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18 of 21 people found the following review helpful
4.0 out of 5 stars Masterpiece by Ducth author Multatuli
When I first started reading "Max Havelaar" by Multatuli (latin, ="I have suffered much", pseudonym for Edaurd Douwes Dekker), all I knew was 1) it was about the oppression of the indigenous population of Indonesia (Dutch India), and 2) it was supposed to be the only (!) piece of world literature written in Dutch.
On this background, I was at...
Published on 22 Jun 2002 by Morten Poulsen

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3 of 7 people found the following review helpful
2.0 out of 5 stars I gave it up halfway
I am usually patient with books, especially with classics that have a high reputation such as this. But the procrastination in this one was simply too much. Half way into the book -- literally halfway i.e. with as many pages beneath my left thumb as beneath my right thumb -- you still wonder where the story, if there is any, is going. Unsettling is the fact that the...
Published on 20 Jan 2008 by J. Thiry


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18 of 21 people found the following review helpful
4.0 out of 5 stars Masterpiece by Ducth author Multatuli, 22 Jun 2002
This review is from: Max Havelaar: Or the Coffee Auctions of a Dutch Trading Company (Classics) (Paperback)
When I first started reading "Max Havelaar" by Multatuli (latin, ="I have suffered much", pseudonym for Edaurd Douwes Dekker), all I knew was 1) it was about the oppression of the indigenous population of Indonesia (Dutch India), and 2) it was supposed to be the only (!) piece of world literature written in Dutch.
On this background, I was at first a little disappointed with the book, as it seemed to focus extensively on the author himself (the novel is largely autobiographical). Douwes Dekker was forced to resign as a Dutch official in Indonesia after he had pointed to the oppression going on in his district. In his book he appears like a pouting child saying "You're stupid 'cause you wouldn't let me play with you anymore."
This impression, however, did not last. There's a very touching passage where the suffering of a young couple (Saïdjah and Adinda) is described, and it becomes clear that Douwes Dekker's / Havelaar's fight with the Dutch regime started because he so desparately wanted to help the people whose protector he had pledged to be.
The literary style of "Max Havelaar" is very innovative for the 19th century. Contrary to his contemporaries, whose language was artificial and stilted, Multatuli used the everyday spoken language of his time, creating a language tone which was quite unique.
The appearance of several narrators is another innovative technique. Multatuli uses the none too sympathetic coffee dealer Batavus Droogstoppel as a contrast to Max Havelaar, making the circumstances around him appear clearer and strengthening the reader's sympathy for Havelaar.
Having read the whole book, I now understand why it is recognized as a masterpiece. Multatuli knows how to chain events and strings of narration together and keep his audience interested. The topic is certainly one that should interest everyone, and it is still an important subject of debate today, because even if Indonesia is no longer ruled by the Dutch, people in many parts of the world are still being oppressed.
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4.0 out of 5 stars A trade classic, 30 Mar 2014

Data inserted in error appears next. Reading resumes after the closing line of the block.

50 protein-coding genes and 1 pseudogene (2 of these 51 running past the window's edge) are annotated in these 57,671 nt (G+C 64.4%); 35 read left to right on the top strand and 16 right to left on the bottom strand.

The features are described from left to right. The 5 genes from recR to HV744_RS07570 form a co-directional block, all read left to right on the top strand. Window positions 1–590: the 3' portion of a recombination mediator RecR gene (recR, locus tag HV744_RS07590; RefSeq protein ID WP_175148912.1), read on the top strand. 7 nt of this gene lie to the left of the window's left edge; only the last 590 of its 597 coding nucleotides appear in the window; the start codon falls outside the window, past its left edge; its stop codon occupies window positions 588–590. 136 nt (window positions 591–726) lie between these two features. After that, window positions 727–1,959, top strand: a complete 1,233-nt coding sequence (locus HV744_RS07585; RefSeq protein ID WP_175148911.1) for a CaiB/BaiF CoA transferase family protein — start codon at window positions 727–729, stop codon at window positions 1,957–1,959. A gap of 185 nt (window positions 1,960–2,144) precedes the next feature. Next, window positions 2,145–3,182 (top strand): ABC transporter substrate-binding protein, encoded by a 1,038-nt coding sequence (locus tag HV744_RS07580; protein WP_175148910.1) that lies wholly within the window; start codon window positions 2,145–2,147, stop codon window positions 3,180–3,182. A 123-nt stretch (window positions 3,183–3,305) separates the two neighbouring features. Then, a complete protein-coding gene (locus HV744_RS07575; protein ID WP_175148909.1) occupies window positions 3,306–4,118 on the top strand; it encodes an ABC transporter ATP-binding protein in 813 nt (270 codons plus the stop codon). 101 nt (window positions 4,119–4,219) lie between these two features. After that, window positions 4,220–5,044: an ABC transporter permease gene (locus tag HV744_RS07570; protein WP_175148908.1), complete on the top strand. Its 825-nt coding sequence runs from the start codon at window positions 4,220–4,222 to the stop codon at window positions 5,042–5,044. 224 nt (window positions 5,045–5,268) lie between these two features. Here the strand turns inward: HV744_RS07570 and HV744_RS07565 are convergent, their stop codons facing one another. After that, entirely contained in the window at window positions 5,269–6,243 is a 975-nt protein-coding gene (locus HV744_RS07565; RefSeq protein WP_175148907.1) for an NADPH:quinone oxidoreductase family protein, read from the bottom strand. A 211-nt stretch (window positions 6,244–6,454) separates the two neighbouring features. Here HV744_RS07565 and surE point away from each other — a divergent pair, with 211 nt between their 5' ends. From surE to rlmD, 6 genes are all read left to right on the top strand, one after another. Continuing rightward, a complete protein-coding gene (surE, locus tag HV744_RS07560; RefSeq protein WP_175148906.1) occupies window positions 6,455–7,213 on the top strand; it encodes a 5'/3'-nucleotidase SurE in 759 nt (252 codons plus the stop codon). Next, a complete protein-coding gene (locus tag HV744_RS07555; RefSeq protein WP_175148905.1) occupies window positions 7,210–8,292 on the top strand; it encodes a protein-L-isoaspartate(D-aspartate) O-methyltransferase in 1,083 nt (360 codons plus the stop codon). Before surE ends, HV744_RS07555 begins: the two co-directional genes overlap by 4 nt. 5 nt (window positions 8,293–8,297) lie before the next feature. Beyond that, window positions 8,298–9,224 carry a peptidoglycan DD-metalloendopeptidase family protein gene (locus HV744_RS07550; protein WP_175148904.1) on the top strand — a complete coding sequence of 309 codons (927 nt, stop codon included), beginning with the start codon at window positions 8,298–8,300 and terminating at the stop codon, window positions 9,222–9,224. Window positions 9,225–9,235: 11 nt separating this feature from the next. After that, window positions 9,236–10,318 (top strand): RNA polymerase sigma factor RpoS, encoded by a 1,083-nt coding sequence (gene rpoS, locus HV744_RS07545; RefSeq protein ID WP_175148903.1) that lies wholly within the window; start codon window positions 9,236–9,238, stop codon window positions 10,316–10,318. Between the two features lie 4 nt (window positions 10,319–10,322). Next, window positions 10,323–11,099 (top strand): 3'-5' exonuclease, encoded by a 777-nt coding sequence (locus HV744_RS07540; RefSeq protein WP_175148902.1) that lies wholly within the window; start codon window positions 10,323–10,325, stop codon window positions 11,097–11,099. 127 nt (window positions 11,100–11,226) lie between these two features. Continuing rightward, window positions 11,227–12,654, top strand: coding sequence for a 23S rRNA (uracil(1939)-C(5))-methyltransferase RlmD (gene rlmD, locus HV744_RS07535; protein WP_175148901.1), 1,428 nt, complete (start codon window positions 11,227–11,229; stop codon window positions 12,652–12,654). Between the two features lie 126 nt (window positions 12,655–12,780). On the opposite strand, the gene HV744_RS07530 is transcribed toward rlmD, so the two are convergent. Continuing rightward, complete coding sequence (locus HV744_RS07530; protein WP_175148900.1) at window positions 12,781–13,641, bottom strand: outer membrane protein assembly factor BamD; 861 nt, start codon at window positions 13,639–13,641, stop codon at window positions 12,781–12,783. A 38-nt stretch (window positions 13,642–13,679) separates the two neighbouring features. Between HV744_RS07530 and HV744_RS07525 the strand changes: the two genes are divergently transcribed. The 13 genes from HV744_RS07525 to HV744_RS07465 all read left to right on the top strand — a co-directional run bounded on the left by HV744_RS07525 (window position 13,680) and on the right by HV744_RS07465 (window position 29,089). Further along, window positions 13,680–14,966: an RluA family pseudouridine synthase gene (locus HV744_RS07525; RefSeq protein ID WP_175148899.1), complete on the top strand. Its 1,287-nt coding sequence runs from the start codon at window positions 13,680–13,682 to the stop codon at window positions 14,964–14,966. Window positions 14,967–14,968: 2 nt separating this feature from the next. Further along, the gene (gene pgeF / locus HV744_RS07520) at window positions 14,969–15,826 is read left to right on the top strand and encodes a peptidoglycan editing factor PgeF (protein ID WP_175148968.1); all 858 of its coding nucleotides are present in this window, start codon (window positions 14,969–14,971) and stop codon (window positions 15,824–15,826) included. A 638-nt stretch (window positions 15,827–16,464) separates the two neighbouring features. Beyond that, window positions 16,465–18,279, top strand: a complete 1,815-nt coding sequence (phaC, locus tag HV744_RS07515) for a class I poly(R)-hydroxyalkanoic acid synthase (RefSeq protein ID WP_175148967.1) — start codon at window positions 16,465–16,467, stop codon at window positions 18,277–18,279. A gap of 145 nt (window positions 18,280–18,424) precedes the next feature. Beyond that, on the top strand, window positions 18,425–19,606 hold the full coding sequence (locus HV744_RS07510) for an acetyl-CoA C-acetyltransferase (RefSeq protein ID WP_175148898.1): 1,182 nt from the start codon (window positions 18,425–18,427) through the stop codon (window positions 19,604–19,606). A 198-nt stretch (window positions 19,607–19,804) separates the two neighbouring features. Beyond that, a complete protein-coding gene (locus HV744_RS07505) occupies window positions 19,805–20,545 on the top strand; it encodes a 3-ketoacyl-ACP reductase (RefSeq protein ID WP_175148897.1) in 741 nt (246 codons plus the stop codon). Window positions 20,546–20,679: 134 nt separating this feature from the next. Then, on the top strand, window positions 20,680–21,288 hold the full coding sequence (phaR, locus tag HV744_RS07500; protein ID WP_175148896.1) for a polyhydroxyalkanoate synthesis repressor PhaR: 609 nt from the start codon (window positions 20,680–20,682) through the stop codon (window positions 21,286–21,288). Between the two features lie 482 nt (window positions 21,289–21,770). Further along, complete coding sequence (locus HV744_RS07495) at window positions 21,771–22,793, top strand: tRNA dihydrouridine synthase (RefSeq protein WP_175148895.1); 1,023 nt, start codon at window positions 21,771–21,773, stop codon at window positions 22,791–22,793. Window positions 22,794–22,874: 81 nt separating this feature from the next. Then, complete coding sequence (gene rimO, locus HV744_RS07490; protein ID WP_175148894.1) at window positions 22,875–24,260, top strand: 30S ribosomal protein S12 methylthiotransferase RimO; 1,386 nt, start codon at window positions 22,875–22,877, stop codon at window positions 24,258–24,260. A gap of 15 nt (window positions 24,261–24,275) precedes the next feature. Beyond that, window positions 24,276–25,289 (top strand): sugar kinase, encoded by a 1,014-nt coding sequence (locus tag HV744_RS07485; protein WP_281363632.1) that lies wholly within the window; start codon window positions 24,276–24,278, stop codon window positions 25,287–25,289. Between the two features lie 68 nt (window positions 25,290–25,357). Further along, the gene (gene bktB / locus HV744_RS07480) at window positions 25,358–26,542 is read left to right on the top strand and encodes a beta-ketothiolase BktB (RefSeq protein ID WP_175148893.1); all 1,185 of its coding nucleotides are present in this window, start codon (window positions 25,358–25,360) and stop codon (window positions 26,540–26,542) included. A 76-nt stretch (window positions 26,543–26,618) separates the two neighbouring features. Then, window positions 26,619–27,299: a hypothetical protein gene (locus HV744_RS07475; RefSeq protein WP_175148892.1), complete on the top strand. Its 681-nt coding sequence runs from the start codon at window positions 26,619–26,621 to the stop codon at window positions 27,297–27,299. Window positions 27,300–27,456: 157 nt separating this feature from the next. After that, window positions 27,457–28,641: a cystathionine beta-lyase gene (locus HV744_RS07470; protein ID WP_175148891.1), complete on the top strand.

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This review is from: Max Havelaar: Or the Coffee Auctions of a Dutch Trading Company (Classics) (Paperback)
Really helpful perspective on trade justice from history, for those who of us who need to be reminded that our comfort may often rely on the oppression of others.
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5.0 out of 5 stars Five Stars, 1 Nov 2014
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This review is from: Max Havelaar: Or the Coffee Auctions of a Dutch Trading Company (Classics) (Paperback)
Set book, very intertesting
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3 of 7 people found the following review helpful
2.0 out of 5 stars I gave it up halfway, 20 Jan 2008
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J. Thiry (Munich) - See all my reviews
(REAL NAME)   
This review is from: Max Havelaar: Or the Coffee Auctions of a Dutch Trading Company (Classics) (Paperback)
I am usually patient with books, especially with classics that have a high reputation such as this. But the procrastination in this one was simply too much. Half way into the book -- literally halfway i.e. with as many pages beneath my left thumb as beneath my right thumb -- you still wonder where the story, if there is any, is going. Unsettling is the fact that the author seems to be conscious of this but does nothing about it. He would plead with the "dear reader" to excuse the many digressions, and right after that he would embark in precisely another digression. Since this is a book in which it is not easy to keep track with names, you not only digress, you get lost. Was the author willingly playing games or is this simply an unfinished book? I'll go for the latter on account of the brilliant passages I read in the first half. If Multatuli had been given more encouragement by the public during his writer's career, he could have produced great things, including a revised, re-ordered version of "Max Havelaar". For one has no doubt, when reading this book, that a special literary talent is at work. This is a counterexample of the assumption that an unrecognised genius will produce great work. This genius threw in the towel and gave an unfinished, unstructured job to the printers.
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